Dir. Andrew Dominik
To begin with, let’s just put our subjective proclivities out on the table: Andrew Dominik’s The Assassination of Jesse James by the Coward Robert Ford was, in this critic’s estimation, one of the cinematic highlights of the aughts — so sumptuous in its storytelling, so well-crafted and absorbing in its execution, I sat in stone-cold rhapsody for the entirety of its 160 minutes, and sat there for even a few minutes more until well after the final credits had rolled and the houselights came back up.
So, let’s suffice it to say my anticipation of this particular title — Dominik’s first since “Assassination” (and, along with 2000’s Chopper, only the third of his career) — was on the high-end of the scale. The film, a heist-and-retribution affair is certainly no Assassination — at a scant 95 minutes, nor is it asking to be — but it’s plenty impressive on its own merits.
We follow the caper from the start, when a dry cleaner known as the “Squirrel” (Vincent Curatola) puts together a shaky two-man team, nervous Frankie (Scoot McNairy) and strung-out Aussie Russell (Ben Mendelsohn), in order to rob a high-stakes underground poker game run by Markie (Ray Liotta). The reason the Squirrel thinks he can get away with this? Because Markie has admitted to having his own game robbed some years before, and therefore, the heat will undoubtedly fall on his head and no one else.
This more or less works as the Squirrel has planned, but for the organization behind the poker game hiring of a heavy-duty cleaner named Jackie (Brad Pitt) in the aftermath. Jackie, no fool he, believes Markie’s denials (even though he’ll still have to get whacked as a matter of course), and fairly easily traces the caper down to its true point of origin, which is bad news for all involved. Jackie is a pro’s pro, a man who’s steady gaze and affectless resignation speaks to a full life spent in service to such men as the nameless driver (Richard Jenkins), an emissary sent from the real head office — an unspecified organization whose tendency towards maddeningly standard corporate behaviors suggests anything from Bank of America to AOL — to negotiate the job with Jackie.
As good as he is — and when we see the man at work, we can’t help but be taken with his cold, calculated artistry — Jackie isn’t flawless. He initially brings in a separate hitman for part of the job, a washed-up alcoholic named Mickey (James Gandolfini, and God, how I missed that labored mouth-breathing delivery of his), who spends several days holed up in a posh hotel room, getting drunk and hiring hookers, perhaps a flash of sentimentality on Jackie’s part that ends up just being another mess to have to clean up later.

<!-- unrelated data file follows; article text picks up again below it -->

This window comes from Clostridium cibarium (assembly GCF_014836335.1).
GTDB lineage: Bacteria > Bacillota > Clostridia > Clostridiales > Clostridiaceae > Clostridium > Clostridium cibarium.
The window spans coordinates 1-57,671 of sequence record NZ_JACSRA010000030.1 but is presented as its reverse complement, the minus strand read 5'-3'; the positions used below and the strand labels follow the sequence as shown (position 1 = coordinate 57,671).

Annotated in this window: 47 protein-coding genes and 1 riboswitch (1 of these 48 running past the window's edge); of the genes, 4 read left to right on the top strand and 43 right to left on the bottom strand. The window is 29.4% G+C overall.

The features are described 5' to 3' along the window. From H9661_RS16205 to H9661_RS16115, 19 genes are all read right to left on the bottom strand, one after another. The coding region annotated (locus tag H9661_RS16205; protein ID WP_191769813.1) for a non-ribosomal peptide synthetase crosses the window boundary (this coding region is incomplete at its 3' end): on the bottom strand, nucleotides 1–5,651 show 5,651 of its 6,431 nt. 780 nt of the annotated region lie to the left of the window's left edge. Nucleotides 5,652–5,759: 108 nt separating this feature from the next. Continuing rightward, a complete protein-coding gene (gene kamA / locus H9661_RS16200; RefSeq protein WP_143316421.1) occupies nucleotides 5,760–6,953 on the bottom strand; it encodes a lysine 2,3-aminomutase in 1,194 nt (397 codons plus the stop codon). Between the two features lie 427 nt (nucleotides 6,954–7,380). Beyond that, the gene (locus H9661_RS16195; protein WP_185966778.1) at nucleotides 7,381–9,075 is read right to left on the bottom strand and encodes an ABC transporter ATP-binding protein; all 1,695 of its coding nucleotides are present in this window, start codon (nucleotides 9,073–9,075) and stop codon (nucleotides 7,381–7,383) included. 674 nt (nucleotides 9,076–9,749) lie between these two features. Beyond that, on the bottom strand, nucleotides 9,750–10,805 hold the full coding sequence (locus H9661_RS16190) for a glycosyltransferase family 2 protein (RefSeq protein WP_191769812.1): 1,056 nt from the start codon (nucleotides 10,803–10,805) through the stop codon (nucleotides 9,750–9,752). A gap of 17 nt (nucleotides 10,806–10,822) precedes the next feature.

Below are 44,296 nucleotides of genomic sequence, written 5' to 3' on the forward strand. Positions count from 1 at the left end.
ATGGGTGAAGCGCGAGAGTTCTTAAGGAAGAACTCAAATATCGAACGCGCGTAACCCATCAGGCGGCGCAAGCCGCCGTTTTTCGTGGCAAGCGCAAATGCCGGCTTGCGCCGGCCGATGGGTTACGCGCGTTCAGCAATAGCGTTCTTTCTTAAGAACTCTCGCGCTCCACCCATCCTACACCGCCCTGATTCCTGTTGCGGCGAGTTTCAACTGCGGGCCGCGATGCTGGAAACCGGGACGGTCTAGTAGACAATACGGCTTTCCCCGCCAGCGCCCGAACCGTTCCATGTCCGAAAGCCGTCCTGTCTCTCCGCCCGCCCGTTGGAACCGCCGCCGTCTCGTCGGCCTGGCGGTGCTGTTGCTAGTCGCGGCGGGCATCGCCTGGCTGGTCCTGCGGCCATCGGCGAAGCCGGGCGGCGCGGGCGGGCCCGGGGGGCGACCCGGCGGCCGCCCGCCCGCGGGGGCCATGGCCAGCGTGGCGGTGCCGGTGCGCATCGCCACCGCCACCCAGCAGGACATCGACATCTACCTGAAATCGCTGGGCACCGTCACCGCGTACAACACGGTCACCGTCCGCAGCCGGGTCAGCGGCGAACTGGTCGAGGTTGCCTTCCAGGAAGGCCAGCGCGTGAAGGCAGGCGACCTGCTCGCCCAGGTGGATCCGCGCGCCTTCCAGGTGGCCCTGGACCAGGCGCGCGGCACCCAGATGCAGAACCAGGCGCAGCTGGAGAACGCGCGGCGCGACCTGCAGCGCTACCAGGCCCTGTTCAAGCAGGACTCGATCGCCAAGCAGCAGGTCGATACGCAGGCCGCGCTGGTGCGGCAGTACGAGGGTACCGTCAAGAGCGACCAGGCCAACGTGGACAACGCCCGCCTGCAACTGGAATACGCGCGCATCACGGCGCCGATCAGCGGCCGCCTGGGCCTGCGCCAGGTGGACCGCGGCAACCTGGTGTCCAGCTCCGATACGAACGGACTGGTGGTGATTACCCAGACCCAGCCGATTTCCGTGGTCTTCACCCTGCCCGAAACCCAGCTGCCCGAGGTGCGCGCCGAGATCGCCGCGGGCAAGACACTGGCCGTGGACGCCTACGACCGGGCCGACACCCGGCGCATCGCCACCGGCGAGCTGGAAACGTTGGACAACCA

Throughout the film, Dominik employs an interesting background soundtrack of political soundbites and speeches, taken from Missers Bush, McCain and Obama from the 2008 election. Every car radio is blaring their stump speeches, every bar TV airs their talking points, and every line can be taken as an on-the-nose assessment of the character’s situations: “…Each of us has the freedom to make of our own lives what we want” Obama intones as we first meet the Ratso-voiced Frankie, slumping through a debris-covered slab of concrete aqueduct.
The musical soundtrack, too, employs a similar on-point style: When we first meet Jackie, Johnny Cash’s “The Man Comes Around” helpfully plays on his car stereo; when Russell and Frankie celebrate their new-found riches by shooting up, VU’s “Heroin” plays ever-so-gently in the background.
This is not a film that aims at misdirecting you from the point it’s trying to make (the soundtrack to the closing credits is Barrett Strong’s “Money”, after all). While Assassination is long and rich with material (culled from Ron Hansen’s excellent source novel), here, the story itself is more barebones and gruel-thin (money is stolen, the perps are dispatched) but Dominik still mines it for every erg of effect.
Along the way, he employs a creative and seemingly inexhaustible bag of visual story-telling tricks — from a camera mounted on a swinging car door to an extreme super slo-mo assassination, more captivatingly beautiful than any on-screen murder this side of vintage Scorsese. He also is working from his own clever and tautly lurid screenplay (based on the novel Cogan’s Trade by George V. Higgins), filled with memorable lines — most of which, alas, cannot be printed in mixed company — against a backdrop of the final throes of the 2008 election and then-President Bush’s ill-planned financial bail-outs of the very same giant banks that put the country on the brink of financial Armageddon. “America isn’t a country,” Jackie says very near the end, “it’s just a business.” Once again, he’s right on the nose.